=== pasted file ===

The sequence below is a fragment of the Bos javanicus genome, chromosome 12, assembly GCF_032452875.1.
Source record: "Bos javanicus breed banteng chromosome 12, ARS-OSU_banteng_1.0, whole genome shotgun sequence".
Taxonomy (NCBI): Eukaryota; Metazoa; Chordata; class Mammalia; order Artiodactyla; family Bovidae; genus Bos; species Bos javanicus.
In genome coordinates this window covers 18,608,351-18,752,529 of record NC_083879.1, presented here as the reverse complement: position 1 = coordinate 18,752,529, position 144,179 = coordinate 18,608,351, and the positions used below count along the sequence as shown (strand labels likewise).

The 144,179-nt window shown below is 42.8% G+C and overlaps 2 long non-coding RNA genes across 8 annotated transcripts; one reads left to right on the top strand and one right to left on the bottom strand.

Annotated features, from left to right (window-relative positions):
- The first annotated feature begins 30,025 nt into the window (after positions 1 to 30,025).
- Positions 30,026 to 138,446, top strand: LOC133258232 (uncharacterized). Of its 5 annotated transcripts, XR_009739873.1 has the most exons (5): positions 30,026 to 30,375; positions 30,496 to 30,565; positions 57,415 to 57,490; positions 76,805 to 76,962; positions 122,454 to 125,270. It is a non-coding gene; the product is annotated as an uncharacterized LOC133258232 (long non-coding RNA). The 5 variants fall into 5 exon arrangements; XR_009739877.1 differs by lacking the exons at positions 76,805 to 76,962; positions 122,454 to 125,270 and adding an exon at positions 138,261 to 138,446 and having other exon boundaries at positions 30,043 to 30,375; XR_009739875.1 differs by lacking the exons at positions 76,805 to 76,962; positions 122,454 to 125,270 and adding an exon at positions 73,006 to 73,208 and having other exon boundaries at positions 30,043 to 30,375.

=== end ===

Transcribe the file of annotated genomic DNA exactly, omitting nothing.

The sequence below is a fragment of the Bos javanicus genome, chromosome 12, assembly GCF_032452875.1.
Source record: "Bos javanicus breed banteng chromosome 12, ARS-OSU_banteng_1.0, whole genome shotgun sequence".
Taxonomy (NCBI): Eukaryota; Metazoa; Chordata; class Mammalia; order Artiodactyla; family Bovidae; genus Bos; species Bos javanicus.
In genome coordinates this window covers 18,608,351-18,752,529 of record NC_083879.1, presented here as the reverse complement: position 1 = coordinate 18,752,529, position 144,179 = coordinate 18,608,351, and the positions used below count along the sequence as shown (strand labels likewise).

The 144,179-nt window shown below is 42.8% G+C and overlaps 2 long non-coding RNA genes across 8 annotated transcripts; one reads left to right on the top strand and one right to left on the bottom strand.

Annotated features, from left to right (window-relative positions):
- The first annotated feature begins 30,025 nt into the window (after positions 1 to 30,025).
- Positions 30,026 to 138,446, top strand: LOC133258232 (uncharacterized). Of its 5 annotated transcripts, XR_009739873.1 has the most exons (5): positions 30,026 to 30,375; positions 30,496 to 30,565; positions 57,415 to 57,490; positions 76,805 to 76,962; positions 122,454 to 125,270. It is a non-coding gene; the product is annotated as an uncharacterized LOC133258232 (long non-coding RNA). The 5 variants fall into 5 exon arrangements; XR_009739877.1 differs by lacking the exons at positions 76,805 to 76,962; positions 122,454 to 125,270 and adding an exon at positions 138,261 to 138,446 and having other exon boundaries at positions 30,043 to 30,375; XR_009739875.1 differs by lacking the exons at positions 76,805 to 76,962; positions 122,454 to 125,270 and adding an exon at positions 73,006 to 73,208 and having other exon boundaries at positions 30,043 to 30,375.